Vasily Grossman‘s novel Life and Fate is one of the more neglected books from the Soviet era samizdat literature, so eminently neglected that it makes to the editor’s pick of the most neglected books in the world. This is somewhat ironic, because Grossman attempted to write a 20th century sequel to one of the most known novels, War and Peace.
Written in 1960 it was never published in the Soviet Union. Mikhail Suslov, the Soviet ideologue, is supposed to have told Grossman that the book would not be published for the next 200 years, comparing its publication to an atomic explosion! The book made it’s way to the West via a microfilm made by one of Grossman’s friends and was published in its English translation in 1980.John Lanchester has a fine review of the novel at LRB. The review starts off a little didactically, but becomes easier to read as it progresses (the reason perhaps that I ended reading the review backwards.) One aspect of the book that has gone unmentioned in Lanchester’s review is the insightful discussion on Anton Chekhov and Tolstoy, where Grossman characterizes Chekhov as a more democratic writer.
The chilling telephone encounter with Stalin in the following excerpt is reminiscent of a similar incident in Solzhenitsyn’s The First Circle.
Shtrum starts to experience the strange freedom of the outsider, the fact that, once disgraced, he no longer has to be so careful about what he says and does – and then the telephone rings. ‘Its ringing now made Viktor as anxious as if it were the middle of the night and a telegram had arrived with news of some tragedy.’ He takes the receiver:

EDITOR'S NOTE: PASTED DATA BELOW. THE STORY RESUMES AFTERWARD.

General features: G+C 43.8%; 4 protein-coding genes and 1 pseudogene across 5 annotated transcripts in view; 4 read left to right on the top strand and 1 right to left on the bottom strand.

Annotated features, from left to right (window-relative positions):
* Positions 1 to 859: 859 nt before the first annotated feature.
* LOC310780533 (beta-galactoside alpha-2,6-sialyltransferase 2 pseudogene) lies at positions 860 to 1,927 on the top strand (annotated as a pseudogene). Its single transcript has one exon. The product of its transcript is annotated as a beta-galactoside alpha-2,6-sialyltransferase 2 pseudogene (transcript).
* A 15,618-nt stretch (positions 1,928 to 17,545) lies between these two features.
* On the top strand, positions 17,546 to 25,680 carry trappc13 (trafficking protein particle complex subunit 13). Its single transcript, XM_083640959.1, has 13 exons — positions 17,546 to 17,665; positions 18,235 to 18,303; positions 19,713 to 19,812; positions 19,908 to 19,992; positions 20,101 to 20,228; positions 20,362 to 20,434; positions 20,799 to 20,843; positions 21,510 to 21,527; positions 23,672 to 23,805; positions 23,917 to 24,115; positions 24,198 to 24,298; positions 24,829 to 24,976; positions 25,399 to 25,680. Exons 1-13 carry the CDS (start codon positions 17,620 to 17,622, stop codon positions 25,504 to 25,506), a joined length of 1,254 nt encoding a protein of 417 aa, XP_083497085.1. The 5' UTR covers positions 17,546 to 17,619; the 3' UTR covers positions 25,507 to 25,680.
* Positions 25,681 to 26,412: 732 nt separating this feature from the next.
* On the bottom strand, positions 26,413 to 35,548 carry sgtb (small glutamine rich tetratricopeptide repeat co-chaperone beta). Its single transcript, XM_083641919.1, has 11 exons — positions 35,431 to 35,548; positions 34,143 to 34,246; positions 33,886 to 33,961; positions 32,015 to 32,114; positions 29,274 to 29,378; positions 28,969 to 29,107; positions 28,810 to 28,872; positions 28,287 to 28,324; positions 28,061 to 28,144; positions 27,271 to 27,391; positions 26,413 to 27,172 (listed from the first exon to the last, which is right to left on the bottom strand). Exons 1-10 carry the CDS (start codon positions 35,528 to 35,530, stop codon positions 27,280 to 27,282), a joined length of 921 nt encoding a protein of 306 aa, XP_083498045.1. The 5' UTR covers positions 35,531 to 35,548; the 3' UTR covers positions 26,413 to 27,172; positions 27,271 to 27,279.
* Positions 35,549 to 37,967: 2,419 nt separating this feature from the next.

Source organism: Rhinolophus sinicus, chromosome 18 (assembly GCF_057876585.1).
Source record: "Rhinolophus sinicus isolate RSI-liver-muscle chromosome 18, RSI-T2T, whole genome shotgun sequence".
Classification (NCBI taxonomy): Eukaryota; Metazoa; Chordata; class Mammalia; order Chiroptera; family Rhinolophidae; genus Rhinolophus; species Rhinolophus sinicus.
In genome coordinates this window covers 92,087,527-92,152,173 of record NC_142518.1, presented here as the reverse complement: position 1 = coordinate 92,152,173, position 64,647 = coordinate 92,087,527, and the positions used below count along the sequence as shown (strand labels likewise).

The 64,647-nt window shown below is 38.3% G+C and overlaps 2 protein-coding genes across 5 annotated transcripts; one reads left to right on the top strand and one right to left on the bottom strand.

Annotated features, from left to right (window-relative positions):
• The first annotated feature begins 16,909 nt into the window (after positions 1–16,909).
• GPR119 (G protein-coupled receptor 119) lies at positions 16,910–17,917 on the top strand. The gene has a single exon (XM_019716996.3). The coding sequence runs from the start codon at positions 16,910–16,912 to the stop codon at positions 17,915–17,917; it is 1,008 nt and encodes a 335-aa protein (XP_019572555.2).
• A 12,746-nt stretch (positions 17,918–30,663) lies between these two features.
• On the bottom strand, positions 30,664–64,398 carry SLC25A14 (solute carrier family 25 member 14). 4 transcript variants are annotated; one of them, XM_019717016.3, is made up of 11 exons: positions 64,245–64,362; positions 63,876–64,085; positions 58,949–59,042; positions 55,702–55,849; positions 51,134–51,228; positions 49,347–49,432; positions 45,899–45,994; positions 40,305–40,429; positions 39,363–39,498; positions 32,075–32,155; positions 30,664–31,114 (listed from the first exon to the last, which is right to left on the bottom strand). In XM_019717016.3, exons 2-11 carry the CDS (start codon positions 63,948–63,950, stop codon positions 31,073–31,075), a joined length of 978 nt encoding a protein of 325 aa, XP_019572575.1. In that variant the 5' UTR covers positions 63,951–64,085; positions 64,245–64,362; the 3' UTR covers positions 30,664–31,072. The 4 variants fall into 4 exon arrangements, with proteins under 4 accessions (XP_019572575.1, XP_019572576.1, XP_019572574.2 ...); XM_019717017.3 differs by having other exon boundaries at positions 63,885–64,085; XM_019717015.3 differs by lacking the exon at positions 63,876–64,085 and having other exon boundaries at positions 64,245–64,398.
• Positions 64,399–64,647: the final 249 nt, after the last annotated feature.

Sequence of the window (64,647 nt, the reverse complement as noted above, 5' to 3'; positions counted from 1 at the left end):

A voice unbelievably similar to the voice that had addressed the nation, the army, the entire world on July 1941, now addressed a solitary individual holding a telephone receiver.
‘Good day, comrade Shtrum.’
At that moment everything came together in a jumble of half-formed thoughts and feelings – triumph, a sense of weakness, fear that all this might just be some maniac playing a trick on him, pages of closely written manuscript, that endless questionnaire, the Lubyanka . . .
Viktor knew that his fate was now being settled. He also had a vague sense of loss, as though he had lost something peculiarly dear to him, something good and touching.
‘Good day, Iosif Vissarionovich,’ he said, astonished to hear himself pronouncing such unimaginable words on the telephone.
Stalin expresses good wishes for Shtrum’s work – and in that moment Shtrum’s life is transformed. That one call is all it takes. Stalin, the deus ex machina, really does have the powers of a god. It is one of the most extraordinary, electric moments in 20th-century literature, far transcending Tolstoy’s use of Napoleon in War and Peace, but the moral of the incident is yet to come. As soon as Shtrum gains something, he immediately has more to lose, and his corruption is simply effected. With his new status, he is easily inveigled by his boss at the laboratory to sign an anti-semitic petition. Grossman, who signed a similar petition himself, makes it all too easy to empathise with Shtrum’s weakness. It is a devastating depiction of the final trick played by a totalitarian state: to destroy people’s sense of themselves by giving them a sniff of success and inclusion.